Please note: This information was current at the time of publication. But medical information is always changing, and some information given here may be out of date. For regularly updated information on a variety of health topics, please visit, the AAFP patient education website.

Information from Your Family Doctor

Mallet Finger: What You Should Know


Am Fam Physician. 2006 Mar 1;73(5):823.

  See related article on acute finger injuries.

What is mallet finger?

Mallet finger is an injury to your fingertip that usually happens when a ball hits the end of your finger while playing sports (see drawing).

How can I tell if I have mallet finger?

Your finger may hurt or you may have trouble straightening the tip of your finger.

When should I go to the doctor?

If your finger hurts or if you think you have injured it, you should see a doctor right away. If you wait too long to get treatment, you may always have problems with your finger. It could also become deformed.

How can my doctor tell if I have mallet finger?

Your doctor will ask you questions and look at your finger to tell for sure if it is injured. You may need an x-ray to make sure you don’t have a broken bone.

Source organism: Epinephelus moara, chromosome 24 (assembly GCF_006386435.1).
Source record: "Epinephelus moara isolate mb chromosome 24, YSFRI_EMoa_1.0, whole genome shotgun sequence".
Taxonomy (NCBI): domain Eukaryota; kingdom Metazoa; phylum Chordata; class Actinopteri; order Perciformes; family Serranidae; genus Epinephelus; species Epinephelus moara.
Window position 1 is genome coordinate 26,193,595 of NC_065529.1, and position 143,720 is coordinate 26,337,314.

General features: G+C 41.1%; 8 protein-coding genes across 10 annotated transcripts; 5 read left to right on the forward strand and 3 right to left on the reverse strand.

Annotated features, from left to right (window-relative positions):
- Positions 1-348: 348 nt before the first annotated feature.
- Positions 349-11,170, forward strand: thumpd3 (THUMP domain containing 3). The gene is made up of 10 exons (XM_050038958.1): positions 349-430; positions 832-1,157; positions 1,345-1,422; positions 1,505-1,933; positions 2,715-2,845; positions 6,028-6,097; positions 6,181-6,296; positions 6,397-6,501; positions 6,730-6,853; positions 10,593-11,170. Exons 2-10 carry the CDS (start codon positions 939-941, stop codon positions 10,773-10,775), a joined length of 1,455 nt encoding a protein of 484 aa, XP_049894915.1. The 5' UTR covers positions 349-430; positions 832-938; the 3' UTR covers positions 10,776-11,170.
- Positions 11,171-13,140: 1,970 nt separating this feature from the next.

How is mallet finger treated?

If your finger hurts or is swollen, your doctor may tell you to put an ice pack on it. If your finger doesn’t move normally, your doctor will put a splint on your finger to keep it in place while it heals. It is important that you do not move your finger until it is completely healed. You will probably need someone to help you change your splint or have your doctor do it for you. You may need to see a subspecialist if a bone is broken or if your finger isn’t healing right.

When can I play sports again?

Most people can still play sports with a finger in a splint. Some sports are hard to play with a splint. Your doctor can tell you for sure when it is safe to play sports again without a splint.

This handout is provided to you by your family doctor and the American Academy of Family Physicians. Other health-related information is available from the AAFP online at

This information provides a general overview and may not apply to everyone. Talk to your family doctor to find out if this information applies to you and to get more information on this subject.


Copyright © 2006 by the American Academy of Family Physicians.
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